Exercise alone cannot account for the sole manner in which an individual can take a proactive role in his or her treatment of Metabolic Syndrome.  The nutritional component must also be addressed, since dyslipidemia (high cholesterol), hypertension, impaired glucose tolerance, compensatory hyperinsulinemia (excess levels of circulating insulin in the body) and excess belly fat are due in large part to one’s diet.  Another facet of the aforementioned ATTICA study sought to address how the adoption of a Mediterranean meal plan might impact the typical hallmarks of Metabolic Syndrome. A Mediterranean diet is one which is largely comprised of olive oil, whole grains, an abundance of vegetables and fruit, nuts and legumes, fish and seafood, and very little red meat and dairy products. ATTICA Study investigators demonstrated that the adoption of the Mediterranean diet by physically active people was associated with greater reduction in the odds of developing Metabolic Syndrome than either diet or exercise alone.

Another study, published in the European Journal of Preventative Cardiology, followed 45 sedentary men and women between the ages of 50 to 66 years who had been diagnosed with Metabolic Syndrome. The subjects were randomly assigned to one of two groups for 12 weeks: those following a lower-calorie, normal protein Mediterranean diet, or those following the same diet with the inclusion of a moderate to high intensity exercise program. A number of tests were conducted to measure quality of life and Metabolic Syndrome risk factors.

The resulting data indicated that those participants in the diet-only group showed improvements in several factors, such as physical function, vitality, general physical health, weight loss, and also improvements in some Metabolic Syndrome characteristics. The group that also followed an exercise program in addition to the diet demonstrated an even greater improvement in health-related quality of life components and, as expected, lost more weight. Since the loss of as little as 5-10% of one’s total body weight can be sufficient to reduce insulin levels and decrease the risk of diabetes, incorporating a Mediterranean-type meal plan along with 30-60 minutes of daily moderate-intensity exercise makes prudent sense in the overall plan to mitigate the deleterious effects of Metabolic Syndrome.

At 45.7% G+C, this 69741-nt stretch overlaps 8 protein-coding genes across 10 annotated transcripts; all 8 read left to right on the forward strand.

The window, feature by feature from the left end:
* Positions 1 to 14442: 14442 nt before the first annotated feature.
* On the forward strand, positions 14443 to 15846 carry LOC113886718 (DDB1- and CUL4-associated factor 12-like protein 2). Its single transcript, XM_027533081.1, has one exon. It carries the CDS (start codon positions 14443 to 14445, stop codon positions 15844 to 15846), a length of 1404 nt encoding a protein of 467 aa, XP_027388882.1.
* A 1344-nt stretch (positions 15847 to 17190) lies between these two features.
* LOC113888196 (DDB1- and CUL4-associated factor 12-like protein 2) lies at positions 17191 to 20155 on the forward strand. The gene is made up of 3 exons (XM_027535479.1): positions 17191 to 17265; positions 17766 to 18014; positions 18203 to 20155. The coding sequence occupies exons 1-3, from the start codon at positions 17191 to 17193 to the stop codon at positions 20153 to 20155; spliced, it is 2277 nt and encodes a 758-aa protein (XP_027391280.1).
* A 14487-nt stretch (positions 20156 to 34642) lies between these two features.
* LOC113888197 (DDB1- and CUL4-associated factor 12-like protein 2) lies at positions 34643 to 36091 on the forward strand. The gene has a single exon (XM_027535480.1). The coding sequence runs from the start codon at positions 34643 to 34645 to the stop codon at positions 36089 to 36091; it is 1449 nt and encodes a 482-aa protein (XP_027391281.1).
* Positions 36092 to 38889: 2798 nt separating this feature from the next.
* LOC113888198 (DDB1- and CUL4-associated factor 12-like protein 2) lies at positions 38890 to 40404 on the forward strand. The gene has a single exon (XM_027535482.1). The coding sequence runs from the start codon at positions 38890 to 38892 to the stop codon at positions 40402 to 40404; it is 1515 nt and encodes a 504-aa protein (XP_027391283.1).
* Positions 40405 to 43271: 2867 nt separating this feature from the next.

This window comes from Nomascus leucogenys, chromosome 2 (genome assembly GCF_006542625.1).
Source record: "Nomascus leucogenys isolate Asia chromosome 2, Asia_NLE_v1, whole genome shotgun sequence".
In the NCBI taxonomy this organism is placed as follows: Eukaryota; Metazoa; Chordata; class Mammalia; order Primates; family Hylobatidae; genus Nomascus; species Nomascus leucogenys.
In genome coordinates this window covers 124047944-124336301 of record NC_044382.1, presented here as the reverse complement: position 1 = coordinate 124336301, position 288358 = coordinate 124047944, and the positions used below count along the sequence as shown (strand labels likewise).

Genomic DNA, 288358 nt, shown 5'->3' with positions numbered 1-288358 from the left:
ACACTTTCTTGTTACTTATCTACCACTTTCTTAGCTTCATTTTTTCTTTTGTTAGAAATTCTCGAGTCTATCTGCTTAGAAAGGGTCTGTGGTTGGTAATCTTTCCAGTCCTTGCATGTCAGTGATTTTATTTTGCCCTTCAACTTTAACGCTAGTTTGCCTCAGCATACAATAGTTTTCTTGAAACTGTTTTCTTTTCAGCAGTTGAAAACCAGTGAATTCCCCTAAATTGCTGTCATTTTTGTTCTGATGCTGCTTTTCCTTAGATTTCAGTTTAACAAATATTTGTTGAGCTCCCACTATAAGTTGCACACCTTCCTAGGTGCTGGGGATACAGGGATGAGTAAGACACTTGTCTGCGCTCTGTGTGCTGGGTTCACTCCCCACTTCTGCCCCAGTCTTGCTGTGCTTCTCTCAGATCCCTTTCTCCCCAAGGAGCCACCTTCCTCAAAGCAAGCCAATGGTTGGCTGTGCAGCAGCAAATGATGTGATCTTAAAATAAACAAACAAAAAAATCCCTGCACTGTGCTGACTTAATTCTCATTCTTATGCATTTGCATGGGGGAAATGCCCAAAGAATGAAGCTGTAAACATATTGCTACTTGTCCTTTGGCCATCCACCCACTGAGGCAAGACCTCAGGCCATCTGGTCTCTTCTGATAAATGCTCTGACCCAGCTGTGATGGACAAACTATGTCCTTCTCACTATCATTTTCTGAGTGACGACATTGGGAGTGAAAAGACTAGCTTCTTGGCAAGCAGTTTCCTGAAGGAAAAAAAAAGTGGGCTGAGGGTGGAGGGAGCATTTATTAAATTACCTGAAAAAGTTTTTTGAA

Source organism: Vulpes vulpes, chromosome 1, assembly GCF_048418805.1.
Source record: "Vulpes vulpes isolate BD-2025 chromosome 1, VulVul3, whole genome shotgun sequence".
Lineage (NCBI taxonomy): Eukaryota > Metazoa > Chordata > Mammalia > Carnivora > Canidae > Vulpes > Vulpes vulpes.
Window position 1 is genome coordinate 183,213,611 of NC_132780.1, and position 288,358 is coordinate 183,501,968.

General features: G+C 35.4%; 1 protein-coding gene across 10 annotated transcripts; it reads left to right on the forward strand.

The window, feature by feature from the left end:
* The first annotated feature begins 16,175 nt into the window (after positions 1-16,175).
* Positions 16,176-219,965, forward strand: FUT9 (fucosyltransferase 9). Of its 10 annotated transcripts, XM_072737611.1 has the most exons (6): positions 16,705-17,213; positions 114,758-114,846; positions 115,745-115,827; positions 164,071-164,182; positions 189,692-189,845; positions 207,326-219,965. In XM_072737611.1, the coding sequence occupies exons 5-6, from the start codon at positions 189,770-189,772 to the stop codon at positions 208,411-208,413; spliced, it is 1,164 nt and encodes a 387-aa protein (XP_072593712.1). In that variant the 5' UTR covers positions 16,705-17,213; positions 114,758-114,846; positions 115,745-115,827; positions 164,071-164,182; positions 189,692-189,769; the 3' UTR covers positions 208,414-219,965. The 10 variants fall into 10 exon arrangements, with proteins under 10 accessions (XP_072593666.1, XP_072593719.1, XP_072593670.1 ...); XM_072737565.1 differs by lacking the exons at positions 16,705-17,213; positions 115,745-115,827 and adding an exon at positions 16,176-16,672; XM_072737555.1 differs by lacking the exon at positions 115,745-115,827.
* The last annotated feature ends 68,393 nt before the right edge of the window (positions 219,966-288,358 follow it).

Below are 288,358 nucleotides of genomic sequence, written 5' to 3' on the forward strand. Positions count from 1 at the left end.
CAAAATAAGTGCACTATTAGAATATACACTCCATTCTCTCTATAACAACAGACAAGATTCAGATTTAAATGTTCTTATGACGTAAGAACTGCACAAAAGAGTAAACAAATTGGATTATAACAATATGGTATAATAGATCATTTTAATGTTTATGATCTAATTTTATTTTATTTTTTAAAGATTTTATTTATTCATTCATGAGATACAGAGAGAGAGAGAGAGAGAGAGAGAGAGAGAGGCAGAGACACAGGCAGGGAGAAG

Other risk factors associated with the onset of Metabolic Syndrome may be out of our locus of control, such as genetics, or circulating levels of certain hormones. However, armed with the knowledge of what we are able to control, it seems that once again, careful attention to one’s consumption coupled with a dedicated effort to including exercise as part of leisure-time activities is the winning combination toward the ultimate goal of better health!

References:

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10. Pitsavos C, Panagiotakos DB, Chrysohoou C, Kavouras S, Stefanadis C. The associations between physical activity, inflammation, and coagulation markers, in people with metabolic syndrome: the ATTICA study. Eur J Cardiovasc Prev Rehabil. 2005;12:151-158.

About the Author

Cathleen Kronemer is an AFAA-Certified Group Exercise Instructor, NSCA-Certified Personal Trainer, competitive bodybuilder and freelance writer. She is employed at the Jewish Community Center in St. Louis, MO. Cathleen has been involved in the fitness industry for 23 years. Look for her on www.WorldPhysique.com.

She welcomes your feedback and your comments!

 

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These resources are for the purpose of personal trainer growth and development through Continuing Education which advances the knowledge of fitness professionals. This article is written for NFPT Certified Personal Trainers to receive Continuing Education Credit (CEC). Please contact NFPT at 800.729.6378 or [email protected] with questions or for more information.